If your employees are resentful of their job or the team dynamics, then that’s going to be reflected in their work.
Even worse, it could cause them to spread negative vibes throughout the rest of the office – no matter how hard they try to keep it hidden. It’s a domino effect that can quickly engulf your entire workplace.
When poor-quality work collides with dissatisfied employees and widespread tension, you’ll find yourself in an uphill battle to fix it.
We’re talking thousands upon thousands of dollars in lost revenue and a serious dent in your reputation.
Preventing Employee Resentment – Now, Not Later
The best way to protect yourself against the power of employee resentment is to prevent it from happening in the first place.
But to do that, you need to know where resentment comes from in the first place – and, therefore, how to nip it in the bud from the get-go.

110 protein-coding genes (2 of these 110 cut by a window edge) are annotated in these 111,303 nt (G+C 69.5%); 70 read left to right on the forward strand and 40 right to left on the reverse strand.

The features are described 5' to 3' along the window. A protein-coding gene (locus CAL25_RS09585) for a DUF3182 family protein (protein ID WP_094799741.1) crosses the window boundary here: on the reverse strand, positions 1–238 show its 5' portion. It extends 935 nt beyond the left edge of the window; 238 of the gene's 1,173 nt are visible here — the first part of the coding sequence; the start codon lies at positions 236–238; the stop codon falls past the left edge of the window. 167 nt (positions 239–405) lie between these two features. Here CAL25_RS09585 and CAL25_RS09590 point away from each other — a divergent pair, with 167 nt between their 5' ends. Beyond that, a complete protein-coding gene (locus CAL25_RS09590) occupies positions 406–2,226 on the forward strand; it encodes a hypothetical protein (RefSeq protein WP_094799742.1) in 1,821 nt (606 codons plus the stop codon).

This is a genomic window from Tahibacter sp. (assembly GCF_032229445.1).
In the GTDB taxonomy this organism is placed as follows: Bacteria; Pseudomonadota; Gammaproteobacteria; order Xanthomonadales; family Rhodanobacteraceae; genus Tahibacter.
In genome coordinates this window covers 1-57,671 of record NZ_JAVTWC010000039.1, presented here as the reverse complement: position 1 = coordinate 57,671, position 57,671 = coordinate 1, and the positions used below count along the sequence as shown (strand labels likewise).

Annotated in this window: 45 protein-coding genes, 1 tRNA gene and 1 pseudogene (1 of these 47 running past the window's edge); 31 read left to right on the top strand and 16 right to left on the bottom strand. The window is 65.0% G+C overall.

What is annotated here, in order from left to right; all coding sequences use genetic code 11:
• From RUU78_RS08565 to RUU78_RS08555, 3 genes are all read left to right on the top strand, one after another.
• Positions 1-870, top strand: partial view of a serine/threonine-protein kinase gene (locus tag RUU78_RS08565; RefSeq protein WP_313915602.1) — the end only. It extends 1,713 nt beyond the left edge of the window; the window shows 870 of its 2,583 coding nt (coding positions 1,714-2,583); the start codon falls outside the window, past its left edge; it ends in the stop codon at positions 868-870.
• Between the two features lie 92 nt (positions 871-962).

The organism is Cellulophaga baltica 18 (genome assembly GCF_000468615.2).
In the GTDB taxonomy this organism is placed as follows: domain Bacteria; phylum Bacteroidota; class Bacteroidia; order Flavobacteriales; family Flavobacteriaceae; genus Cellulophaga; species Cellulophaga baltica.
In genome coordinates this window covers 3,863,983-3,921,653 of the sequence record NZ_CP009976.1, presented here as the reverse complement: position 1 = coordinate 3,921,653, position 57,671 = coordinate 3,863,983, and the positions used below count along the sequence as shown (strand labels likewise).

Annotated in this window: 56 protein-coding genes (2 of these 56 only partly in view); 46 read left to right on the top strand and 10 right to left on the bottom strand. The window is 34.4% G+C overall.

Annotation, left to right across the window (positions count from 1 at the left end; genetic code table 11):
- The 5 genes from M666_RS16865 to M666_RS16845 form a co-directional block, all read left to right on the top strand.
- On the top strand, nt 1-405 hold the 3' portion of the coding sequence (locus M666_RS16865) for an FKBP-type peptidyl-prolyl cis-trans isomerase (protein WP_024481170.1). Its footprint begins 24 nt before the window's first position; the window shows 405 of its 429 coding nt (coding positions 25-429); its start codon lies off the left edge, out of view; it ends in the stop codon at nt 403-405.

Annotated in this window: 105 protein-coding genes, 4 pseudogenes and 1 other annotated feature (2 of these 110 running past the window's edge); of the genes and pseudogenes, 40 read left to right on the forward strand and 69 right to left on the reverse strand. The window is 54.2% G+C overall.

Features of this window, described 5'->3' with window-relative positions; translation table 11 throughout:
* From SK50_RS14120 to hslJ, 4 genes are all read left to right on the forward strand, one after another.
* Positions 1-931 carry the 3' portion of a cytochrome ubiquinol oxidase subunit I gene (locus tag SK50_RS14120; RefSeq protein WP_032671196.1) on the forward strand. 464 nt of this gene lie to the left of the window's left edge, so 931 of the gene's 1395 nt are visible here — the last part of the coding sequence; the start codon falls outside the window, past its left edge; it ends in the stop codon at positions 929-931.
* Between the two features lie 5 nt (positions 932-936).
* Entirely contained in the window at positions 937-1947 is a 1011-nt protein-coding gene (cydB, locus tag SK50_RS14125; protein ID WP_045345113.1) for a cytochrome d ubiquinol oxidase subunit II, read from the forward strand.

Let’s take a closer look at the sources of resentment.
Source 1: Mistreatment
The obvious culprit, mistreatment refers to any ill will or poor management on your behalf. For example:
- You fail to pay your employees on time.
- You reprimand them without taking the time to explain their mistakes.
- You fail to recognize their achievements or successes.
- You mock them, belittle them, or otherwise treat them with disrespect
Prevention: If you’re self-aware enough to sign up for newsletters that help you improve as an entrepreneur, I’m guessing you aren’t ignorant enough to mistreat your workers.
But it’s always worth the mention! (And I don’t need to explain how these behaviors turn into resentment.)
Source 2: Lack of Transparency
There’s some debate about how transparent bosses should be with their employees. For a long time, the answer was simple: don’t be transparent at all. But this displays a blatant lack of trust and respect for your team.